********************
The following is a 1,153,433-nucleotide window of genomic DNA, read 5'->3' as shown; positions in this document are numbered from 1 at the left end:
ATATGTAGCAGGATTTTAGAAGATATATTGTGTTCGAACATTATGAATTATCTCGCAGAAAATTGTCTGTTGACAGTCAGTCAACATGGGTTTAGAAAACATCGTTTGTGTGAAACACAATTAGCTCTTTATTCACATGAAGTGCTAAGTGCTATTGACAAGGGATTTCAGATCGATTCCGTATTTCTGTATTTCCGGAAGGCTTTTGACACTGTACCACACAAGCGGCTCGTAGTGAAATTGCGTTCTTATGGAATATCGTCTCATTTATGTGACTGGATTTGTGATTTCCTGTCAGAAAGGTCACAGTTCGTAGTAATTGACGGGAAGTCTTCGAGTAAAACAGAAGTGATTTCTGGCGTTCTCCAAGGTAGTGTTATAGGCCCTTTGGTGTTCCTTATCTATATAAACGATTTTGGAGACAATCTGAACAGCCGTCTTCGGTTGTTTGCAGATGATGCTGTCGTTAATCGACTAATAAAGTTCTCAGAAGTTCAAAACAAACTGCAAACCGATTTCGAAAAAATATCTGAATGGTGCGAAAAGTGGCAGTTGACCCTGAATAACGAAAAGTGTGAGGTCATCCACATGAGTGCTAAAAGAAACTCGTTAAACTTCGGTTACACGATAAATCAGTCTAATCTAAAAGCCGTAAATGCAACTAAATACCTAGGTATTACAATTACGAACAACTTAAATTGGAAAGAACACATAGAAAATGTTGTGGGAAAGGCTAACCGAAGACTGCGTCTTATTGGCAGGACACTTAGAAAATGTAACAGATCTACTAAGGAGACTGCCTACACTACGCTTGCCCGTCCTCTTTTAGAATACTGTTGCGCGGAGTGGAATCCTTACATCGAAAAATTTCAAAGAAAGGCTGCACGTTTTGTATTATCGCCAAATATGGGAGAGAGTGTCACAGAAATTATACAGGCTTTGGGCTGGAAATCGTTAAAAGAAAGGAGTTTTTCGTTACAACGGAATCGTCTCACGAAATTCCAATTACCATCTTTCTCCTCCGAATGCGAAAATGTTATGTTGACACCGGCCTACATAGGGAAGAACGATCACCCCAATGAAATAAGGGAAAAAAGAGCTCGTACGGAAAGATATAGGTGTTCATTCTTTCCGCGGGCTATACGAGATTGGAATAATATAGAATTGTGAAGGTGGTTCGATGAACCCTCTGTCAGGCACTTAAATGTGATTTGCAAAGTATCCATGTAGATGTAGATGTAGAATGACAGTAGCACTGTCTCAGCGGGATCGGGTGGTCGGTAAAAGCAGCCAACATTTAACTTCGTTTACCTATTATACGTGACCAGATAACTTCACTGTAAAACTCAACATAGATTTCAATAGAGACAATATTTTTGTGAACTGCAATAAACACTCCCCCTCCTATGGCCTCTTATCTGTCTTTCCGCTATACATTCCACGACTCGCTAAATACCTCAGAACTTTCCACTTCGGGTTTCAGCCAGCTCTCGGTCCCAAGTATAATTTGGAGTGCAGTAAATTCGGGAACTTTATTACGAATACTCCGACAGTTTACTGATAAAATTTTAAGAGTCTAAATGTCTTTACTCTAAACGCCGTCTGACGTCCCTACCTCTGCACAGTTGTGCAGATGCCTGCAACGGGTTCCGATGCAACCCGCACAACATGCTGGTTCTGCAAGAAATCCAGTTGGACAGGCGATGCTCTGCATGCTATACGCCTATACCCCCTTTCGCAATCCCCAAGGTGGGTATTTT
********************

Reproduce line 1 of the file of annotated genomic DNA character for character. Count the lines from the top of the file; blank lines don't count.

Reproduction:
The following is a 1,153,433-nucleotide window of genomic DNA, read 5'->3' as shown; positions in this document are numbered from 1 at the left end: